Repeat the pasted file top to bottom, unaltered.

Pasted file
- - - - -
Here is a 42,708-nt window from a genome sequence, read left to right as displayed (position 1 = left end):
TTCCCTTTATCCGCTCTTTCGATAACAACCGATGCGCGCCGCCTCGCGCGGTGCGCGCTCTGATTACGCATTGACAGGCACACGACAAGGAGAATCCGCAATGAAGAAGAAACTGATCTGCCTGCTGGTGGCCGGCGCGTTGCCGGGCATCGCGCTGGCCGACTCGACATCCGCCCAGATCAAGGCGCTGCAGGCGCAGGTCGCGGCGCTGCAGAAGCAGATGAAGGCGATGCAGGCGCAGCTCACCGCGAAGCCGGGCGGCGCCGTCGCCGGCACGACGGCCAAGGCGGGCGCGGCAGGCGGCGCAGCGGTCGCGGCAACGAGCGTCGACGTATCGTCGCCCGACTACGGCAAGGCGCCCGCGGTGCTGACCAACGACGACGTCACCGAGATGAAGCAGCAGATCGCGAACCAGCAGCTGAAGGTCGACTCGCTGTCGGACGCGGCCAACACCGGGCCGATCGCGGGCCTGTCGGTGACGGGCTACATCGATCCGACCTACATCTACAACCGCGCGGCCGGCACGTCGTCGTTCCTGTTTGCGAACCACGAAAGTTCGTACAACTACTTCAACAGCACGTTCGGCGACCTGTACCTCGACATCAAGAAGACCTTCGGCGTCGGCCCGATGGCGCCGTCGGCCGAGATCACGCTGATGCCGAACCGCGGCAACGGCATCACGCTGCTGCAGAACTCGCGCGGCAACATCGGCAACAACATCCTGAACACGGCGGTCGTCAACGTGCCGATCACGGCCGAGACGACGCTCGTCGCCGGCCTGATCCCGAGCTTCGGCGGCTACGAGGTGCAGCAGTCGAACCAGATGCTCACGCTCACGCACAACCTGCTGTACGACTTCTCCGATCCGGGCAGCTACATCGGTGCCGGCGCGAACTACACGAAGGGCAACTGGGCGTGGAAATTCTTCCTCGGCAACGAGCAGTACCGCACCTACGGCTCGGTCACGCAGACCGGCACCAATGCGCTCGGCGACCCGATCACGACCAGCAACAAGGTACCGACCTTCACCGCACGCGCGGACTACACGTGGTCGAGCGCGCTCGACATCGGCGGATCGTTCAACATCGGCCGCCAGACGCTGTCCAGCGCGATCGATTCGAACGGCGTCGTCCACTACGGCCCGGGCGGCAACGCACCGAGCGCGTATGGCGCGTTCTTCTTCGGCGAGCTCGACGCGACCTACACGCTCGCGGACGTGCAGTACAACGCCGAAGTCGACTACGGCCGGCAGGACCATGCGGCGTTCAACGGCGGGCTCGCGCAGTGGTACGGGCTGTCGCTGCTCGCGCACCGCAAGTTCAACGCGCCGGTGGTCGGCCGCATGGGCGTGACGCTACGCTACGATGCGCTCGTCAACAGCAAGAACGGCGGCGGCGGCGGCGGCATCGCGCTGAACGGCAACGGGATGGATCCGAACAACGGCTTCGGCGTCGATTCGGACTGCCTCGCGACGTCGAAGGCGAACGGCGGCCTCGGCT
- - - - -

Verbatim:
Here is a 42,708-nt window from a genome sequence, read left to right as displayed (position 1 = left end):
TTCCCTTTATCCGCTCTTTCGATAACAACCGATGCGCGCCGCCTCGCGCGGTGCGCGCTCTGATTACGCATTGACAGGCACACGACAAGGAGAATCCGCAATGAAGAAGAAACTGATCTGCCTGCTGGTGGCCGGCGCGTTGCCGGGCATCGCGCTGGCCGACTCGACATCCGCCCAGATCAAGGCGCTGCAGGCGCAGGTCGCGGCGCTGCAGAAGCAGATGAAGGCGATGCAGGCGCAGCTCACCGCGAAGCCGGGCGGCGCCGTCGCCGGCACGACGGCCAAGGCGGGCGCGGCAGGCGGCGCAGCGGTCGCGGCAACGAGCGTCGACGTATCGTCGCCCGACTACGGCAAGGCGCCCGCGGTGCTGACCAACGACGACGTCACCGAGATGAAGCAGCAGATCGCGAACCAGCAGCTGAAGGTCGACTCGCTGTCGGACGCGGCCAACACCGGGCCGATCGCGGGCCTGTCGGTGACGGGCTACATCGATCCGACCTACATCTACAACCGCGCGGCCGGCACGTCGTCGTTCCTGTTTGCGAACCACGAAAGTTCGTACAACTACTTCAACAGCACGTTCGGCGACCTGTACCTCGACATCAAGAAGACCTTCGGCGTCGGCCCGATGGCGCCGTCGGCCGAGATCACGCTGATGCCGAACCGCGGCAACGGCATCACGCTGCTGCAGAACTCGCGCGGCAACATCGGCAACAACATCCTGAACACGGCGGTCGTCAACGTGCCGATCACGGCCGAGACGACGCTCGTCGCCGGCCTGATCCCGAGCTTCGGCGGCTACGAGGTGCAGCAGTCGAACCAGATGCTCACGCTCACGCACAACCTGCTGTACGACTTCTCCGATCCGGGCAGCTACATCGGTGCCGGCGCGAACTACACGAAGGGCAACTGGGCGTGGAAATTCTTCCTCGGCAACGAGCAGTACCGCACCTACGGCTCGGTCACGCAGACCGGCACCAATGCGCTCGGCGACCCGATCACGACCAGCAACAAGGTACCGACCTTCACCGCACGCGCGGACTACACGTGGTCGAGCGCGCTCGACATCGGCGGATCGTTCAACATCGGCCGCCAGACGCTGTCCAGCGCGATCGATTCGAACGGCGTCGTCCACTACGGCCCGGGCGGCAACGCACCGAGCGCGTATGGCGCGTTCTTCTTCGGCGAGCTCGACGCGACCTACACGCTCGCGGACGTGCAGTACAACGCCGAAGTCGACTACGGCCGGCAGGACCATGCGGCGTTCAACGGCGGGCTCGCGCAGTGGTACGGGCTGTCGCTGCTCGCGCACCGCAAGTTCAACGCGCCGGTGGTCGGCCGCATGGGCGTGACGCTACGCTACGATGCGCTCGTCAACAGCAAGAACGGCGGCGGCGGCGGCGGCATCGCGCTGAACGGCAACGGGATGGATCCGAACAACGGCTTCGGCGTCGATTCGGACTGCCTCGCGACGTCGAAGGCGAACGGCGGCCTCGGCT